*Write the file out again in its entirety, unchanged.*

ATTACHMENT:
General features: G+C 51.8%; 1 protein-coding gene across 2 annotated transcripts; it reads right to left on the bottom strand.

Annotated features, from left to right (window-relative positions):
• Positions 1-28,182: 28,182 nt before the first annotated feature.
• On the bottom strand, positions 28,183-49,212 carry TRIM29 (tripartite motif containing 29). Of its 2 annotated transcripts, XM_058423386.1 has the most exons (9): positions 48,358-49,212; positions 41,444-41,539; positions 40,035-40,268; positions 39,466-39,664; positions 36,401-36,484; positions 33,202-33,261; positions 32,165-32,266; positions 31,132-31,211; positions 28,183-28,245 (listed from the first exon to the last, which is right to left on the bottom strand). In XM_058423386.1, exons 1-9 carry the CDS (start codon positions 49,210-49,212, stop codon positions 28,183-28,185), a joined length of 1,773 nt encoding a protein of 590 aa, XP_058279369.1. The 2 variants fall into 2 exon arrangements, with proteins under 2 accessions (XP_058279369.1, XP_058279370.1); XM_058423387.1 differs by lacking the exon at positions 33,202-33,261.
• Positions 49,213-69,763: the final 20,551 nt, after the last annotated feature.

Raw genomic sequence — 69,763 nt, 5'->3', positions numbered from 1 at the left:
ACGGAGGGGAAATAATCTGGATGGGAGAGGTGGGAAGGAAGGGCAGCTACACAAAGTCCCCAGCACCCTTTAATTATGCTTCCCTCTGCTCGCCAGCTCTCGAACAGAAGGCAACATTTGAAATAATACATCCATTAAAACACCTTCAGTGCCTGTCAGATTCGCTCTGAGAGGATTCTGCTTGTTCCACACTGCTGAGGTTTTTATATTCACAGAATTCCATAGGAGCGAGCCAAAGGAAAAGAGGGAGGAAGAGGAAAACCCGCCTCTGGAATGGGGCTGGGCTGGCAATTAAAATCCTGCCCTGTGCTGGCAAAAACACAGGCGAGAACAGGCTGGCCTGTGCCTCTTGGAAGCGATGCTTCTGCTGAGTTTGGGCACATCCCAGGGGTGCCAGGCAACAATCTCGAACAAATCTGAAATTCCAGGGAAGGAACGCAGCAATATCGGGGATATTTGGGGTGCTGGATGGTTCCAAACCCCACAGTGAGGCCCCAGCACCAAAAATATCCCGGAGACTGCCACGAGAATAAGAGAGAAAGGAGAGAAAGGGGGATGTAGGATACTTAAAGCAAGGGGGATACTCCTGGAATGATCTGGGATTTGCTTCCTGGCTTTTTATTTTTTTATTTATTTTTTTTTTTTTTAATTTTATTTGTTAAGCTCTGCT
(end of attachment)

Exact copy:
General features: G+C 51.8%; 1 protein-coding gene across 2 annotated transcripts; it reads right to left on the bottom strand.

Annotated features, from left to right (window-relative positions):
• Positions 1-28,182: 28,182 nt before the first annotated feature.
• On the bottom strand, positions 28,183-49,212 carry TRIM29 (tripartite motif containing 29). Of its 2 annotated transcripts, XM_058423386.1 has the most exons (9): positions 48,358-49,212; positions 41,444-41,539; positions 40,035-40,268; positions 39,466-39,664; positions 36,401-36,484; positions 33,202-33,261; positions 32,165-32,266; positions 31,132-31,211; positions 28,183-28,245 (listed from the first exon to the last, which is right to left on the bottom strand). In XM_058423386.1, exons 1-9 carry the CDS (start codon positions 49,210-49,212, stop codon positions 28,183-28,185), a joined length of 1,773 nt encoding a protein of 590 aa, XP_058279369.1. The 2 variants fall into 2 exon arrangements, with proteins under 2 accessions (XP_058279369.1, XP_058279370.1); XM_058423387.1 differs by lacking the exon at positions 33,202-33,261.
• Positions 49,213-69,763: the final 20,551 nt, after the last annotated feature.

Raw genomic sequence — 69,763 nt, 5'->3', positions numbered from 1 at the left:
ACGGAGGGGAAATAATCTGGATGGGAGAGGTGGGAAGGAAGGGCAGCTACACAAAGTCCCCAGCACCCTTTAATTATGCTTCCCTCTGCTCGCCAGCTCTCGAACAGAAGGCAACATTTGAAATAATACATCCATTAAAACACCTTCAGTGCCTGTCAGATTCGCTCTGAGAGGATTCTGCTTGTTCCACACTGCTGAGGTTTTTATATTCACAGAATTCCATAGGAGCGAGCCAAAGGAAAAGAGGGAGGAAGAGGAAAACCCGCCTCTGGAATGGGGCTGGGCTGGCAATTAAAATCCTGCCCTGTGCTGGCAAAAACACAGGCGAGAACAGGCTGGCCTGTGCCTCTTGGAAGCGATGCTTCTGCTGAGTTTGGGCACATCCCAGGGGTGCCAGGCAACAATCTCGAACAAATCTGAAATTCCAGGGAAGGAACGCAGCAATATCGGGGATATTTGGGGTGCTGGATGGTTCCAAACCCCACAGTGAGGCCCCAGCACCAAAAATATCCCGGAGACTGCCACGAGAATAAGAGAGAAAGGAGAGAAAGGGGGATGTAGGATACTTAAAGCAAGGGGGATACTCCTGGAATGATCTGGGATTTGCTTCCTGGCTTTTTATTTTTTTATTTATTTTTTTTTTTTTTAATTTTATTTGTTAAGCTCTGCT